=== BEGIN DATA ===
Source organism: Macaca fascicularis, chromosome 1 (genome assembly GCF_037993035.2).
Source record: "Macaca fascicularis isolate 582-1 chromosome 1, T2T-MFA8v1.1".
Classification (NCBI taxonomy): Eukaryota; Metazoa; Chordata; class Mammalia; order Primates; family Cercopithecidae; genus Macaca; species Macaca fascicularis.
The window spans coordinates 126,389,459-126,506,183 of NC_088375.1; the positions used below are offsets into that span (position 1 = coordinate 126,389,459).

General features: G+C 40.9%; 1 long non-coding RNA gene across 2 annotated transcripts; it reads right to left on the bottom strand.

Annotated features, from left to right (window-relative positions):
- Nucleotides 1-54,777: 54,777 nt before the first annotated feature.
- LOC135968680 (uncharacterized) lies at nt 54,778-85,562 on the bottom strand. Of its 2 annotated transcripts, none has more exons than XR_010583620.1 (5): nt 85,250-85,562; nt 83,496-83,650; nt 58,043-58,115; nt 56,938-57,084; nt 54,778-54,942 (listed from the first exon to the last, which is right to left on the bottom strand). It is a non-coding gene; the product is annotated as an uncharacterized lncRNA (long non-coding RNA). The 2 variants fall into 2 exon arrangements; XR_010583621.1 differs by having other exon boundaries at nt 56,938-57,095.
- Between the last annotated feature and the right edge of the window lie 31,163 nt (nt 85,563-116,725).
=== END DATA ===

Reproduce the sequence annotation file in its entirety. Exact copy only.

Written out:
Source organism: Macaca fascicularis, chromosome 1 (genome assembly GCF_037993035.2).
Source record: "Macaca fascicularis isolate 582-1 chromosome 1, T2T-MFA8v1.1".
Classification (NCBI taxonomy): Eukaryota; Metazoa; Chordata; class Mammalia; order Primates; family Cercopithecidae; genus Macaca; species Macaca fascicularis.
The window spans coordinates 126,389,459-126,506,183 of NC_088375.1; the positions used below are offsets into that span (position 1 = coordinate 126,389,459).

General features: G+C 40.9%; 1 long non-coding RNA gene across 2 annotated transcripts; it reads right to left on the bottom strand.

Annotated features, from left to right (window-relative positions):
- Nucleotides 1-54,777: 54,777 nt before the first annotated feature.
- LOC135968680 (uncharacterized) lies at nt 54,778-85,562 on the bottom strand. Of its 2 annotated transcripts, none has more exons than XR_010583620.1 (5): nt 85,250-85,562; nt 83,496-83,650; nt 58,043-58,115; nt 56,938-57,084; nt 54,778-54,942 (listed from the first exon to the last, which is right to left on the bottom strand). It is a non-coding gene; the product is annotated as an uncharacterized lncRNA (long non-coding RNA). The 2 variants fall into 2 exon arrangements; XR_010583621.1 differs by having other exon boundaries at nt 56,938-57,095.
- Between the last annotated feature and the right edge of the window lie 31,163 nt (nt 85,563-116,725).